HR, Home Office, Work, Shopgate,

Workation or: Time off in another country

If I'm going to work 100% remotely anyway, then I might as well try out a workstation like this, was my thought. Already I was sitting in a coworking space in Tallinn, Estonia. You're thinking of young hipsters in colorful T-shirts working on their self-founded start-ups, a non-stop running coffee machine, entrepreneurs loudly phoning in various languages, a lounge where people sleep on beanbags or stare at their laptops? That's exactly what it's like.

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I rent an apartment in Tallinn's Old Town and take a ten-minute bus ride "to the office" Monday through Friday. As a coworking space I have Spring Hub because here you can rent an additional, external monitor - essential for me as a front-end developer. I get a fixed desk space in a beautiful large studio. The desks are lined up in dozens of islands. There are soothing birdsong from the tape, columns entwined with climbing plants, and colorful pictures on the walls. This workspace is a "silent zone"; no talking is allowed. To be honest, I can concentrate better here than at home. The working atmosphere is bright, pleasant and quiet, no distractions like you sometimes feel in your own four walls. For meetings, I grab my laptop and go to one of the small, soundproof telephone booths with glass doors. Admittedly, after an hour the air in there gets a little tight and at some meetings I miss my second screen, but most of the time it's not a problem. I meet my colleagues every day in the virtual Shopgate office, and we exchange ideas in the virtual meeting rooms and via Slack.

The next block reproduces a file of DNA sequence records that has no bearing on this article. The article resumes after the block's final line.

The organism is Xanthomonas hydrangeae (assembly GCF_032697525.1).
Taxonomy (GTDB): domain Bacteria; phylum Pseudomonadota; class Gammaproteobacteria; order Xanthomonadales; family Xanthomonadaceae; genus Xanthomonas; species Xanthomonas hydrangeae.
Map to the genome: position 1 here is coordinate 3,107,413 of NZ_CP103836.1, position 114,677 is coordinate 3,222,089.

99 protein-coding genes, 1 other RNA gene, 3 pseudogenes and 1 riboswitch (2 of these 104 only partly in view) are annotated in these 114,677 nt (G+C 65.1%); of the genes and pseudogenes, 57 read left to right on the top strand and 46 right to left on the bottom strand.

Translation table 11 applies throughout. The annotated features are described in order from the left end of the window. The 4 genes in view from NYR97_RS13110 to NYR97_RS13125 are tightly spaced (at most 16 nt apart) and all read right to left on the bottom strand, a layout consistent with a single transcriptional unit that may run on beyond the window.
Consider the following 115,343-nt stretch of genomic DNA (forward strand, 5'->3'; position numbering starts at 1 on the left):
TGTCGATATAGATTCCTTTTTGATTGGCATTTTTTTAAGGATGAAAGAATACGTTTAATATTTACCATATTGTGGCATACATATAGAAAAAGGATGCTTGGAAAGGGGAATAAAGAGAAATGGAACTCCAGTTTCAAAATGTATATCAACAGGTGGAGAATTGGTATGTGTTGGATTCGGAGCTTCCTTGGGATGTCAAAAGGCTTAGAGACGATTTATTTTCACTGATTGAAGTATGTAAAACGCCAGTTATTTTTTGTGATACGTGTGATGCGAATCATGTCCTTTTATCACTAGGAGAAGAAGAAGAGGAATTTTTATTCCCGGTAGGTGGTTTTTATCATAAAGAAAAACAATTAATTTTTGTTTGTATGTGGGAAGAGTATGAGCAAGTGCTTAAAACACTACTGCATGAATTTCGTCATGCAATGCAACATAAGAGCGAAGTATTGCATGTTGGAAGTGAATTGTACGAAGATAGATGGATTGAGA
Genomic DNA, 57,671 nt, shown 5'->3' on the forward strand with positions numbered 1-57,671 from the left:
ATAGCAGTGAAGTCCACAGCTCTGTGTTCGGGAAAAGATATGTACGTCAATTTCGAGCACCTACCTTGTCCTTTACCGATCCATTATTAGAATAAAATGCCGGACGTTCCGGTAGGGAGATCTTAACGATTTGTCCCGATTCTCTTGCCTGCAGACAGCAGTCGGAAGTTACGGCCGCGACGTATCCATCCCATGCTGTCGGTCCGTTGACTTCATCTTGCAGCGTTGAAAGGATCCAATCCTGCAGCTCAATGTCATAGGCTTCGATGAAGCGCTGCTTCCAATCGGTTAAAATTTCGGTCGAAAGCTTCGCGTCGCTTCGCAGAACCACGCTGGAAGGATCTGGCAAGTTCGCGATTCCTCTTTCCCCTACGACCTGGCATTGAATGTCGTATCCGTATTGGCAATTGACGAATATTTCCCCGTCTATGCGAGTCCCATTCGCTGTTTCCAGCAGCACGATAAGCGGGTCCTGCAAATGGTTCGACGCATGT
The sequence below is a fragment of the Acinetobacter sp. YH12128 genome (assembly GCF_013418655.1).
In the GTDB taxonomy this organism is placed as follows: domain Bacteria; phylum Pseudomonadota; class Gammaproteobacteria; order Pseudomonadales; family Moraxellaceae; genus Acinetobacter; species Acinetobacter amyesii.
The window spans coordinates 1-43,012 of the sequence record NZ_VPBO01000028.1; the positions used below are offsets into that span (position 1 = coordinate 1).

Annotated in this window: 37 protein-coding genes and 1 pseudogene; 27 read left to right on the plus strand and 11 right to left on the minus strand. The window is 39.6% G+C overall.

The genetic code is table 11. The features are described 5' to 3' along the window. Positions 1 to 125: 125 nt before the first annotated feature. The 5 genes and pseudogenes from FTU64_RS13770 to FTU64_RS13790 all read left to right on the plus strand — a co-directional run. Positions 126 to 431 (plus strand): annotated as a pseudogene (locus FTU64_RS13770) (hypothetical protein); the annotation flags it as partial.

The common room in my Spring Hub coworking is at the same time kitchen, meeting place and workplace for people who like to have more noise around them while working. Trash is separated here and anyone who cleans out the dishwasher gets to take a banana or an apple from the fruit basket. New members are introduced on the bulletin board with a photo and a list of questions. It doesn't take long before the first people approach me, offer to be a coding mentor, or ask me how I like Tallinn and which startup I founded. When I talk about Shopgate - without pretending to be a founder, of course! - there is a lot of interest and approval for the idea. Most of them also work in IT, otherwise everything from crypto to protein powder is represented in terms of topics that you would imagine in a startup hub. The members are just as international: In addition to Estonians, there are also Kazakhs, Indians, Ukrainians, Slovaks and Turks. New faces join every week. They all give me tips on the best restaurants, bars and excursion destinations in the area.

The coworking space in TallinnOut of the office, into the old town

After work I go into the city. The old town of Tallinn is so small that I can walk everywhere. It is by far the most beautiful old town I have ever seen. Obviously, Tallinn has not been spared from foreign occupation in recent centuries, but at least it has been spared from bombs and other war damage. The streets are cobblestone, the many alleys with the old, crooked houses are perfectly renovated and absolutely delightful.